CS 373: Introduction to Theory of Computation

A collection of class notes used in teaching CS 373 (Theory of Computation), in the Computer Science department in University of Illinois at Urbana-Champaign.

**Tag(s):**
Theory of Computation

**Publication date**: 18 May 2009

**ISBN-10**:
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**ISBN-13**:
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**Paperback**:
345 pages

**Views**: 5,715

**Type**: Lecture Notes

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**License**:
Creative Commons Attribution-NonCommercial 3.0 Unported

**Post time**: 20 Oct 2016 04:00:00

CS 373: Introduction to Theory of Computation

A collection of class notes used in teaching CS 373 (Theory of Computation), in the Computer Science department in University of Illinois at Urbana-Champaign.

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More resources (including LaTEX source of the notes) are available here.

Excerpts from the Preface:

More resources (including LaTEX source of the notes) are available here.

Excerpts from the Preface:

Har-Peled wrote:This manuscript is a collection of class notes used in teaching CS 373 (Theory of Computation), in the spring of 2009, in the Computer Science department in UIUC. The instructors were Sariel Har-Peled and Madhusudan Parthasarathy. They are based on older class notes – see second preface for details.

This class notes diverse from previous semesters in two main points:

(A) Regular languages pumping lemma. Although we still taught the pumping lemma for regular languages, we did not expected the students to use it to proving languages are not regular. Instead, we provided direct proofs that shoes that any automaton for these languages would require infinite number of states. This leads to much simpler proofs than using the pumping lemma, and it seems the students find them easier to understand. Naturally, we are not the first to come up with this idea, it is sometimes referred to as the “technique of many states”.

The main problem with the pumping lemma is the large number of quantifiers involved in stating it. They seem to make it harder for the student to use it.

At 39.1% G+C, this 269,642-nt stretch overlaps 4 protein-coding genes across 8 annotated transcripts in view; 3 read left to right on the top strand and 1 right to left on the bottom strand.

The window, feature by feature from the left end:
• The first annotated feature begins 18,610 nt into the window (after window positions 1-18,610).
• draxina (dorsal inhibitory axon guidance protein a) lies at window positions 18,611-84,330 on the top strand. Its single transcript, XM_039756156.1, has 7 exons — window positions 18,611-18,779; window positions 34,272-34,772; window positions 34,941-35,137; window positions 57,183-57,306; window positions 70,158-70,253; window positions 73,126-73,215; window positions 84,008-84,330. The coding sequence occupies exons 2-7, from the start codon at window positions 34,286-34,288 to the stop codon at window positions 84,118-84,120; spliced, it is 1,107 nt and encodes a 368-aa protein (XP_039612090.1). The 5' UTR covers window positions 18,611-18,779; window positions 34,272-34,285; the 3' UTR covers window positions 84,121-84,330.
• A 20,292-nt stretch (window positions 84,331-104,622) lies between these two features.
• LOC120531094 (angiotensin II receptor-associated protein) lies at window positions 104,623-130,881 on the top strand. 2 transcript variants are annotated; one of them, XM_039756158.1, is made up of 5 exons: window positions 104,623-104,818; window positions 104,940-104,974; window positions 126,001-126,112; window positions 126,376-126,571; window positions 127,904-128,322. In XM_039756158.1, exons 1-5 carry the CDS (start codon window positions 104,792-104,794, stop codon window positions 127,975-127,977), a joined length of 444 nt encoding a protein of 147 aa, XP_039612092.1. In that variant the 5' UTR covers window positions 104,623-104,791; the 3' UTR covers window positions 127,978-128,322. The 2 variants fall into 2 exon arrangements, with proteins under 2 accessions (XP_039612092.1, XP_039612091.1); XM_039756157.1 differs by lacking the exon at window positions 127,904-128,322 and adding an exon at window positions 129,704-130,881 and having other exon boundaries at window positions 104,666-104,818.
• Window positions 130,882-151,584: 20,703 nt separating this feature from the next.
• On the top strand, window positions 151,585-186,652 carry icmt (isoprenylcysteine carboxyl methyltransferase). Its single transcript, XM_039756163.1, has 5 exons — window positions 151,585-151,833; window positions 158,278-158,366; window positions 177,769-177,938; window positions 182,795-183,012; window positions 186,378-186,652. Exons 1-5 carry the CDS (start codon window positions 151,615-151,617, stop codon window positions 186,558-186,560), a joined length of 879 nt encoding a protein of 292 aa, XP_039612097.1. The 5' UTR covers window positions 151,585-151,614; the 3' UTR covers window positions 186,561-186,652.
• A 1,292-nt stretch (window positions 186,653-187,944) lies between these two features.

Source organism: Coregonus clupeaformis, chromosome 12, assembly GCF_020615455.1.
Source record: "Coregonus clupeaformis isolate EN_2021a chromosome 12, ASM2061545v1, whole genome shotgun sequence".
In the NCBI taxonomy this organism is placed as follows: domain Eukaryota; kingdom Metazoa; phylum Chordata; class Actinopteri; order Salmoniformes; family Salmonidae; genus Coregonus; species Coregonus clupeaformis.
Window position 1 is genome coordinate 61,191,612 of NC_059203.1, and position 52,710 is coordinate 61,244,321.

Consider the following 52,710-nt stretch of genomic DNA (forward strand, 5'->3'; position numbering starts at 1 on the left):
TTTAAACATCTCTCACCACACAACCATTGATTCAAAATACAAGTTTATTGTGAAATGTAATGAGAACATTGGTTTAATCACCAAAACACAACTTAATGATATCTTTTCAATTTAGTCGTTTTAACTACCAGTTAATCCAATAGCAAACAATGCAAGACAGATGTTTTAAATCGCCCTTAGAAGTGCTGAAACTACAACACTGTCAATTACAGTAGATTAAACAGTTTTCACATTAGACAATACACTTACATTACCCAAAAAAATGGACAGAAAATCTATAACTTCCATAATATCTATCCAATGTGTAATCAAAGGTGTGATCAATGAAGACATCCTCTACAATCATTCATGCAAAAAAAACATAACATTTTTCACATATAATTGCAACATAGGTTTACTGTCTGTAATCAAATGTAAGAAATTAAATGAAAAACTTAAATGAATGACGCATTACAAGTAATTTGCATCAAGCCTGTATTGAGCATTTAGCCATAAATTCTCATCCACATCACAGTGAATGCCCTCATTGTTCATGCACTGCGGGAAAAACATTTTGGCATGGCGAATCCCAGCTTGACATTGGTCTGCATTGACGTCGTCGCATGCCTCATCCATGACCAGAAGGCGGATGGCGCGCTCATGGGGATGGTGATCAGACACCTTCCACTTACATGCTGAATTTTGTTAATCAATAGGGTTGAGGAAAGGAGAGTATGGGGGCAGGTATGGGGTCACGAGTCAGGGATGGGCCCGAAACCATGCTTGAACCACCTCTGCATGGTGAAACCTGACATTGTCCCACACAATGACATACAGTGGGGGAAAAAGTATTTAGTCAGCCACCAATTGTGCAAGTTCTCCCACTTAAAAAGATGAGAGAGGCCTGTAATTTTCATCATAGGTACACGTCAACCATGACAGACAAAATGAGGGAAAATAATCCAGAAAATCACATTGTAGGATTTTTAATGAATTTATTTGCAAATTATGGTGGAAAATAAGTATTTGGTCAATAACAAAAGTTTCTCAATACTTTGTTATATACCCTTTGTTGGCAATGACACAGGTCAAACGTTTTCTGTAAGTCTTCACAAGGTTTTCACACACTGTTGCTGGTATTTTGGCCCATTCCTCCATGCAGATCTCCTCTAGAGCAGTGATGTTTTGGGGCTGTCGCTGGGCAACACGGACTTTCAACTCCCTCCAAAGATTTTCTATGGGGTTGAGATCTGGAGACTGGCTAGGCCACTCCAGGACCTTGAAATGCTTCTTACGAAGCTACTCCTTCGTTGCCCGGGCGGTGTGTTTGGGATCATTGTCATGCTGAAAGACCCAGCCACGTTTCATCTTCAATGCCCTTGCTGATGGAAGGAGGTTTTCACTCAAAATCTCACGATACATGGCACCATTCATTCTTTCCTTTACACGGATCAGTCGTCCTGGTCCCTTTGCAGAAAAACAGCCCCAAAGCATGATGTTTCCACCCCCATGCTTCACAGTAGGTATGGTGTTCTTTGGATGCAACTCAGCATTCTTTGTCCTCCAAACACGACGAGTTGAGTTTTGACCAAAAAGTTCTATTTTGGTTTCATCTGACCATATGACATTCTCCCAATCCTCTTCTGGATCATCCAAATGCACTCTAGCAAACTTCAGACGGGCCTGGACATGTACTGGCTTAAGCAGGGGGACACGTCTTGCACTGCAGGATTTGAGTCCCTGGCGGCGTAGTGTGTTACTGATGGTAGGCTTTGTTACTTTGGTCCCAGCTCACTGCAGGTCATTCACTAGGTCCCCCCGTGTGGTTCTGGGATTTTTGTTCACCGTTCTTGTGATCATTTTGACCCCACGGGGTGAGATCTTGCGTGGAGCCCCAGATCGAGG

(B) Recursive automatas. Instead of teaching PDAs, we used an alternative machine model of Recursive automata (RA) for context-free languages. RAs are PDAs that do not manipulate the stack directly, but only through the calling stack. For a discussion of this issue, see Chapter 20 (page 127).

This lead to various changes later in the course. In particular, the fact that the intersect of CFL language and a regular language is still CFL, is proven directly on the grammar. Similarly, the proof that deciding if a grammar generates all words is undecidable now follows by a simpler but different proof, see relevant portion for details.

In particular, the alternative proof uses the fact that given two configurations of a TM written on top of each other, then a DFA can verify that the top configuration yields the bottom configuration. This is a cute observation that seems to be worthy of describing in class, and it leads naturally into the Cool-Levin theorem proof.

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About The Author(s)

Margaret M. Fleck is a Research Associate Professor in the Department of Computer Science, University of Illinois, Urbana-Champaign. Her research interests include computational linguistics, computer vision, and programming language tools to support language and vision research. Right now, she's working on unsupervised algorithms that learn word boundaries from transcribed speech.

Sariel Har-Peled is a Professor in the Department of Computer Science at University of Illinois at Urbana-Champaign. His main field of research is Computational Geometry, and he is also interested in clustering and learning.

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